Amazing Feast! Windows 2000 on the Table
Seems like you’ve waited years for your reservation to be called, but Windows 2000 Server is almost ready for your dining pleasure. Here’s a sampling of its delights.
You made reservations years ago; now it’s almost time
to feast. Your table is ready, and Windows 2000 Server
is about to be served up at the local Win2K bistro. Like
other great culinary delights, Windows 2000 Server took
time to develop and deliver. But it comes highly recommended:
For starters, the main course, Active Directory, is to
die for. Let me take you through a sampling of the culinary
delights that await you, along with some insider secrets
that I’ve gleaned in the course of working with this product
over the last year.
A Brief History of Time
If you’re new to the MCP community, the timeline included
with this article will help you understand the long journey
associated with Windows 2000 Server. Think about it: Babies
born to MCPs when Cairo/Windows NT 5.0/Windows 2000 was
announced, are now halfway through their first year of
Montessori or Waldorf School.
Windows 2000 Server’s birth follows a gestation period
of over three years. Compare that to whales (12 months)
and even elephants (22 months), and you begin to understand
that creating the 25 million-plus lines of code in Windows
2000 Server was a big deal. All told, conceiving and carrying
off Windows 2000 Server was a huge undertaking for the
development team at Microsoft. It’s a journey marked by
distinct trimesters: Windows NT 5.0, then The Period of
Darkness, and finally Reworked Windows 2000 Server.
Initially, Windows NT 5.0 was going to be the ultimate
directory-based enterprise-level network operating system
(NOS). Frustrated in its attempts to break into true enterprise
markets such as global corporations and finding the door
shut in mission-critical environments such as 24 x 7 hospitals,
Microsoft set out to do the impossible with Windows NT
Server 5.0. It eventually became obvious that trying to
be everything to everybody wouldn’t work.
Enter the Dark Ages of the second trimester. Here, the
Microsoft development team scaled back expectations, drifted
from the original directory-based NOS paradigm, and generally
became depressed—something that was apparent to even the
casual observer. Heads rolled, re-orgs happened, and one
codebase change later, a reworked Windows 2000 Server
with a realistic end-of-millennium ship date and a new
name emerged. It’s this version that’s now being readied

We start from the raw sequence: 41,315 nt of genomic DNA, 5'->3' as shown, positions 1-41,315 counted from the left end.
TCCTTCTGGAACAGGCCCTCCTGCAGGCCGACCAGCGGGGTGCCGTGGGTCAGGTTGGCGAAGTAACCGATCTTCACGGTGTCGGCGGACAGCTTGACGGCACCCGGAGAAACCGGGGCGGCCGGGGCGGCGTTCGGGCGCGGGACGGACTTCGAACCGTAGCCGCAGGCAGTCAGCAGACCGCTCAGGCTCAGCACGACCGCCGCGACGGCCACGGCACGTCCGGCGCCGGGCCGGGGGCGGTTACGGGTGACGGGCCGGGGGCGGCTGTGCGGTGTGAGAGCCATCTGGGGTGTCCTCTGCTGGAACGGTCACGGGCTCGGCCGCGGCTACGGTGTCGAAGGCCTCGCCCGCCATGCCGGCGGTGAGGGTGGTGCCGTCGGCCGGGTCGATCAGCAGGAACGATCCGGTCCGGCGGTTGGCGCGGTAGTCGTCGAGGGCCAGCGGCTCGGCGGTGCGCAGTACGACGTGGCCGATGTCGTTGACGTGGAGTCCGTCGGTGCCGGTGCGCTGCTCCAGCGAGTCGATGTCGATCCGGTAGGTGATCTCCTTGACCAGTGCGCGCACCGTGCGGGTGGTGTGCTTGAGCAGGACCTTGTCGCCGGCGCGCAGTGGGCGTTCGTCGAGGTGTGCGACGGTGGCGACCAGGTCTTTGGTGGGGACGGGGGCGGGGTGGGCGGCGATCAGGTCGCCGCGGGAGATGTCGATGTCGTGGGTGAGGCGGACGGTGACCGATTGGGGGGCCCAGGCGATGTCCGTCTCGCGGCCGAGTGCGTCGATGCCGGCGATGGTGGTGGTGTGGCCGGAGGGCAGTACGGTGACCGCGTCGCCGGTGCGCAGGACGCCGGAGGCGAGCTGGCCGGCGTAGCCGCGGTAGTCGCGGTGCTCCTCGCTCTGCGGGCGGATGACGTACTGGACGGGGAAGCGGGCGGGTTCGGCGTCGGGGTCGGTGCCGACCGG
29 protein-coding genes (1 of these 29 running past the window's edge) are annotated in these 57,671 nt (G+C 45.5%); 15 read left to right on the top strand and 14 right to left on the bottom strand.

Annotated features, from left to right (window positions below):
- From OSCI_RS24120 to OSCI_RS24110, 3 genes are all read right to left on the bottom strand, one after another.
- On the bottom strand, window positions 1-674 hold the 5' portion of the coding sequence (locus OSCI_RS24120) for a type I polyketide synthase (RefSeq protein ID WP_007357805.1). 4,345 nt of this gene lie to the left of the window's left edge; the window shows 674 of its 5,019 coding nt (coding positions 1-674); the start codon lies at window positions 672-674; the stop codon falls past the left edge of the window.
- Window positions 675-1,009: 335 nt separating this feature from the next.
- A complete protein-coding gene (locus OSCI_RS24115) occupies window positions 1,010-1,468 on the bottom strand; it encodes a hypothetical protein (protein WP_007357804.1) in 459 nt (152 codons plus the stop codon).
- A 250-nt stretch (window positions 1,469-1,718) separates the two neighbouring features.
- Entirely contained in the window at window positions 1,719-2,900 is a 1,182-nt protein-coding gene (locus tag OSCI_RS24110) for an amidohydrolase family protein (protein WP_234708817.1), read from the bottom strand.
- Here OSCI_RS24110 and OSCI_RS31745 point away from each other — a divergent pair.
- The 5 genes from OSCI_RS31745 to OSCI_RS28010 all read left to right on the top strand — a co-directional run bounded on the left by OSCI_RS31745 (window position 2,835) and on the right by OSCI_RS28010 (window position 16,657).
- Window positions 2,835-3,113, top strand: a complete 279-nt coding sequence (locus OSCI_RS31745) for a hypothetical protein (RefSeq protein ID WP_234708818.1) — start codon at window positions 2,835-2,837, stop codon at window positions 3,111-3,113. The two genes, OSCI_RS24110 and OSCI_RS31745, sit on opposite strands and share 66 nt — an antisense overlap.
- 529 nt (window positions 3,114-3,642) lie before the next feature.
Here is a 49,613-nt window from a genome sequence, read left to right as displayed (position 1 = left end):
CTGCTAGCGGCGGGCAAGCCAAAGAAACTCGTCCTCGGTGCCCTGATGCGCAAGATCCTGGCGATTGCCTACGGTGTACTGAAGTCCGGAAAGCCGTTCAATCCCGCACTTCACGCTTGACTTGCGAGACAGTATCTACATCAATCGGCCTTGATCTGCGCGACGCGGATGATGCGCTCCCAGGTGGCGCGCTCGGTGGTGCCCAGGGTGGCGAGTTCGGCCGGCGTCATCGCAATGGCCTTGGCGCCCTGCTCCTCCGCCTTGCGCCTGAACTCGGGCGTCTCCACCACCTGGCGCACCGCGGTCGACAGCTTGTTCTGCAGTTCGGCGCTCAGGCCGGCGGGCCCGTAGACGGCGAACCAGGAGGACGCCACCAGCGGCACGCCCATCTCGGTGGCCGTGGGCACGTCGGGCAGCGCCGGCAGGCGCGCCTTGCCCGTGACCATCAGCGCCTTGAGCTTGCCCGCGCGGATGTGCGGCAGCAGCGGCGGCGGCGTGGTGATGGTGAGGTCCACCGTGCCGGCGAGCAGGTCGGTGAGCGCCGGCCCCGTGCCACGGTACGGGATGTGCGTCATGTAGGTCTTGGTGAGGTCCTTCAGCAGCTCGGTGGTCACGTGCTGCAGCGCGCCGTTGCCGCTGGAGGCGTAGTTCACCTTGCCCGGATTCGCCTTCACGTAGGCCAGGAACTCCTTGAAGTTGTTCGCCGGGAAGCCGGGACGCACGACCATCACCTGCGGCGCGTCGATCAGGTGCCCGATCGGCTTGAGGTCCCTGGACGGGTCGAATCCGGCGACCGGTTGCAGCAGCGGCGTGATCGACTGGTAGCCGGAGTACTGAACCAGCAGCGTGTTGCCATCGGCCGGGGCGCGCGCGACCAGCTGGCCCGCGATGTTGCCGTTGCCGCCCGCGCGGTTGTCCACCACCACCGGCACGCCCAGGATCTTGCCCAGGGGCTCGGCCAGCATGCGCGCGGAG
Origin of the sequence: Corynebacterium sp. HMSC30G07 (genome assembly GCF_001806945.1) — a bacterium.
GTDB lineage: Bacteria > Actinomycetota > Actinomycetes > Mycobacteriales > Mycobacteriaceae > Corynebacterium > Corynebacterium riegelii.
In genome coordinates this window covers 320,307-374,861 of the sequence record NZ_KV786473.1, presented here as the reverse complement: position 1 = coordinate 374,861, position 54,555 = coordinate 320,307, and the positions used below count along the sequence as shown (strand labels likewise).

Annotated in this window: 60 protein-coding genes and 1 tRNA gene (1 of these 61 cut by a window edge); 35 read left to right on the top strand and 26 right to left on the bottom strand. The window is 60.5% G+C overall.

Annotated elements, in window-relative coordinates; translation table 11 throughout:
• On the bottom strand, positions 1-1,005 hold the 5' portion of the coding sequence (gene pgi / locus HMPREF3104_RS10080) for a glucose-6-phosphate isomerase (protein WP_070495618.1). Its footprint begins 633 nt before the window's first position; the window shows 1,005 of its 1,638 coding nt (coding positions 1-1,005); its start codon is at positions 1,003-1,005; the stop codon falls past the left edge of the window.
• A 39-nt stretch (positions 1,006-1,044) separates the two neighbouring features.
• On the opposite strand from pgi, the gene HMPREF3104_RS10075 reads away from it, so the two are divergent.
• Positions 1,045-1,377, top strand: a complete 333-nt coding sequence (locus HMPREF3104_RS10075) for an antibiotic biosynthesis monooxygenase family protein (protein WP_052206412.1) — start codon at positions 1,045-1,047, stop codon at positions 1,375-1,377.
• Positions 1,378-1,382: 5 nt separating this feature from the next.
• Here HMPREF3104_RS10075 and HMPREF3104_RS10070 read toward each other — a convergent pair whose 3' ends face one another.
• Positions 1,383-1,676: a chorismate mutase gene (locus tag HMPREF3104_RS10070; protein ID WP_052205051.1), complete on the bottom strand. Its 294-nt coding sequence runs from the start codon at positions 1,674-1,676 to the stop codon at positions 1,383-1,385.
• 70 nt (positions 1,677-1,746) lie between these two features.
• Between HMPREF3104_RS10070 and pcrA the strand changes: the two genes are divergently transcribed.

You should also be aware that other flavors of Windows
2000 exist beyond the Server release. Windows 2000 Professional
replaces Windows NT Workstation 4.0 and is positioned
for professional and technical users at the desktop or
notebook. Windows 2000 Advanced Server allows clustering
and larger memory and processor and storage configurations.
Windows 2000 Datacenter Server is focused on demanding
application server environments (such as electronic commerce)
and includes everything in Advanced Server plus even greater
processor scalability and processor configurations.
But this article focuses on Windows 2000 Server, which
many of us affectionately call Win2K. Are you ready to
be feted on this 10-course feast? If so, allow me to be
your culinary guide.
First Course: MMC
Hors D’oeuvres and Oysters
You may already be familiar with the first course, the
Microsoft Management Console (MMC). Introduced to most
MCPs in NT Server 4.0’s Option Pack, the MMC provides
a new, consistent interface to manage common tasks when
running Windows 2000 Server. Name a task and chances are
you’ll find an MMC snap-in for it. You can use snap-ins
to populate the MMC with the tools you want. There are
snap-ins from A (Active Directory) to W (WMI Control).
Perhaps the best thing about the MMC is that you can customize
it, creating and distributing your own MMCs as needed.
Better yet, you can restrict others to “user mode” when
using your custom MMC, which prevents modifications.
Many program items in the Administrative Tools program
group launch MMCs, so it’s easy to learn about and use
MMCs right away. An example is Event Viewer. You can also
take the Swiss-Army-knife approach and type MMC at the
command line to display a naked MMC. Select Add/Remove
Snap-in from the Console menu, then select from an array
of pre-defined snap-ins or add your own custom one. When
you save the MMC you’ve created, the MMC title will appear
as an option in the Administrative Tools program group.
Many MMCs have advanced views that allow you to view
and perform tasks in ways you might not know about.
For example, the Active Directory Users and Computers
MMC (launched when you select Active Directory Users
and Computers from the Administrative Tools program
group) has the initial view shown in Figure 1. However,
select Advanced Features from the View menu, and the
MMC displays additional information, such as the LostAndFound
container for orphaned objects (see Figure 2).
|Figure 1. Many Microsoft Management
Console snap-ins have several views. This MMC, the
Active Directory Users and Computers, has both a default
view, shown here…
|Figure 2. …and an “advanced features”
Second Course: Improved Internet
In some ways, it seems as if Windows 2000 Server stole
some of the coolest features from its little brother,
Small Business Server. One area in which this is evident
is Windows 2000 Server’s Internet Connection Wizard, shown
in Figure 3. Admittedly, MCPs working in smaller organizations
will benefit from this and many new wizards included in
Windows 2000 Server. MCPs at the enterprise level may
or may not be able to take advantage of wizards, given
the uniqueness and complexity of enterprise environments.
|Figure 3. The Internet Connection
Wizard is one idea in Win2K that might have been borrowed
from Microsoft Small Business Server.